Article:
The baby requiring transport is clinically unwell or where there is a significant risk of deterioration in transit. These babies must be transferred using a PIPER Neonatal team with their infant transport system.
Using an infant car seat type restraint system secured to an ambulance stretcher. V808 incubators are not appropriate for use using this type of restraint system.
criteria for inter-hospital transfer without a PIPER Neonatal escort
(See Flow Chart - Appendix 2)
Neutral thermal environment (NTE): an environment in which a baby with a normal body temperature has a minimal metabolic rate and therefore minimal oxygen consumption.
6.1.1 Start and test the incubator as per V808 operation video2.
6.1.2 Incubator air control: Set the desired internal temperature as per V808 operation video.
NOTE: Do not turn the incubator off. The fan does not work with the incubator off so there is no air movement within the canopy and carbon dioxide may accumulate.
6.1.3 Place the baby into the incubator.
6.1.4 Skin temperature monitoring.
6.1.5 Monitoring of incubator oxygen.
6.1.6 Pulse oximetry.
6.1.7 Frequency of observations: Option to use observation charts from referring hospital.
Document half hourly:
Skin temperature, heart rate, respiratory rate, SpO2, color, oxygen concentration or flow rate of sub nasal oxygen and baby activity.
6.2.1 Operation should align with accreditation requirements, particularly those relating to the following National Safety and Quality Health Service (NSQHS) standards9:
It is important that all staff are given appropriate training and opportunity to familiarize themselves with the harnesses and incubator settings.
Ensure self-inflating bag (240mL) and appropriate size mask accompanies the baby. AV may have this in their vehicle.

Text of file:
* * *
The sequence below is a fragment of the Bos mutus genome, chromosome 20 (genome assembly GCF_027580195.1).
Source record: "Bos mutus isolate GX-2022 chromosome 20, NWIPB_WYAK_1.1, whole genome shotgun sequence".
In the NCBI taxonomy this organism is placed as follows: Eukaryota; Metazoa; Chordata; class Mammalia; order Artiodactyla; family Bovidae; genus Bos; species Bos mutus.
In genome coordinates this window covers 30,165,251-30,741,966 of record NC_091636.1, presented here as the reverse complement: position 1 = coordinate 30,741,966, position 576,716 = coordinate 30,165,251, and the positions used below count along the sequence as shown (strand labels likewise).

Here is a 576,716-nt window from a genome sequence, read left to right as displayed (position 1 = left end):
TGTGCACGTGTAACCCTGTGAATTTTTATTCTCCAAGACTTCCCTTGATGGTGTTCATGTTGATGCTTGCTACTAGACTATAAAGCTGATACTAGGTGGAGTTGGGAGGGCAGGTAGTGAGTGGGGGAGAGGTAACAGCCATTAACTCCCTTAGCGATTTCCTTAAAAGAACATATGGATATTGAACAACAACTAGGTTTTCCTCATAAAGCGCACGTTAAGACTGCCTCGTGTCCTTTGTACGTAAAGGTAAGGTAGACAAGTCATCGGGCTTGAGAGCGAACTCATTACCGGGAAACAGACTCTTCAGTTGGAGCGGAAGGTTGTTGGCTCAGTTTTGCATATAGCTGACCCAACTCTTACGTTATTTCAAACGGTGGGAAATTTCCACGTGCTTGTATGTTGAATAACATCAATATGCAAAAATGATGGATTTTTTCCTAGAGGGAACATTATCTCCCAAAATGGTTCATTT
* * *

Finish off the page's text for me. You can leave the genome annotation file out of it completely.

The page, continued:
All AV vehicles have suction if required. Paramedics may need to source Fg 8-10 suction catheters from the referring hospital.
6.2.5 Securing incubator to AV stretcher – Ambulance Victoria Work Instruction: Securing the Atom V808 Transport
Capsule Incubator to a Stryker Stretcher5. A video of the procedure can be found here https://vimeo.com/198932740/6b238d3c92
It is recommended that host services check the working order of the incubator on a weekly basis.
To ensure the battery is fully charged and in correct working order for when a transfer is required, it is important to ensure that the Atom V808 Transport Incubator is plugged into a power source and
turned on at all times so it is providing a moderately warm temperature inside the incubator. No damage will occur to the incubator by having it plugged in and turned on at all times.
Having the incubator plugged into a power source and turned on at all times to provide a stable admission temperature ensures that, in the event of a transfer, the incubator is at a stable temperature which will prolong the battery running time. Please note that the incubator
cannot run in battery mode if the unit has not been pre-heated.
As part of your weekly check you should ensure that the Atom V808 Incubator is:
Plugged into a power source and turned on with a stable admission temperature set.
"Host" Health Services
(Download an A4 version of Appendix 2)
Public health services (host services) that have been allocated V808 transport incubators are responsible for their ongoing care and maintenance. Host services are also expected to develop local policies that govern the use of the incubators within their region including:
The following questions are presented as a means of detailing the scope of material that should be addressed by health services in developing local policy and procedures for the management and operation of statewide V808 incubators:
[Adapted from: Gardner SL., Carter BS., Enzman-Hines M. and Hernandez JA. 2011]
Note: for this table, Scopes and Ahmed had the wall of the incubator 1 to 2oC warmer than the ambient air temperatures. Generally, the smaller infants in each weight group require a temperature in the higher portion of the temperature range. Within each time range, the younger the infant, the higher the temperature required.